March 30, 2011

From the annals of largely useless but utterly cool technology comes. . .

Filed under: Modern artifacts — acagle @ 3:04 pm

The steam-driven turntable:

Shipwreck archaeology (recent)

Filed under: Historic, Marine archaeology — acagle @ 1:58 pm

Anyone from this neck of the woods knows something about the Kalakala, an old ferryboat from the pre-WWII days up here in Seattle. It’s got that classic Art Deco streamlined look and must have been a gorgeous site plying the waters of the Sound between Seattle and Bremerton. Unfortunately, once it was retired after 1967 it’s fate was a tad less glamorous: it was beached up in Alaska and used as a fish processor, but eventually abandoned and left to rot.

A few years ago, someone discovered it up there and decided that it had to be rescued (see the History at the link above, or do a search on the Web for more) and after freeing it from the beach was towed down to Seattle to await some sort of refurbishing and hopefully a new life. Its arrival here was certainly rather celebrated (see the linked photos). Sad to say, it wasn’t to be, at least not yet. It sat in Lake Union for a time until it was designated a hazard to navigation, and was towed off again, first up to Neah Bay and thence to Tacoma. It’s situation has not improved:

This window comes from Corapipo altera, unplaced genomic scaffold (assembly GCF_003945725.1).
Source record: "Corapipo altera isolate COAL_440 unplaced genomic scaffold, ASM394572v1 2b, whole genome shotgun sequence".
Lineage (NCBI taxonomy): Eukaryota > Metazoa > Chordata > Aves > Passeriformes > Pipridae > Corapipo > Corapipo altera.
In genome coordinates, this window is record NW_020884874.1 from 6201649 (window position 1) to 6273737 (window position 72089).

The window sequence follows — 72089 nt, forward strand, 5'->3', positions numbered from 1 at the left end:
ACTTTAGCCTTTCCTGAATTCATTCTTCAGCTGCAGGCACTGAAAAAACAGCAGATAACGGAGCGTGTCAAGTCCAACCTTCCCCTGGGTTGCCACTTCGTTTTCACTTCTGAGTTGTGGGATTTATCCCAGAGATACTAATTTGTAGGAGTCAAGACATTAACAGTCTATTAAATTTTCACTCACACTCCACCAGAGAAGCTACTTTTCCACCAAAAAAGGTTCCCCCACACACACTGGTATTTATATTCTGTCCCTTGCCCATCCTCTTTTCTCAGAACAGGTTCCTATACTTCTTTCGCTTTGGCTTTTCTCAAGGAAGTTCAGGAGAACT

It’s sad, but I’ve always been a bit cynical that the restoration efforts would ever amount to anything. What can you do with an old boat, especially one that large and with that specific a purpose? About the only thing I could think of was to refurbish it as a ferry and use it on a small run somewhere, although that may not even be possible. A restaurant? Too big and difficult to access. A tourist ship? Probably too big and cumbersome. This story tells more of the tale and includes an interesting comments section. Sad to say, the best option is probably cleaning the damn thing out and turning it into an artificial reef. Rather ignominious, but fitting I think.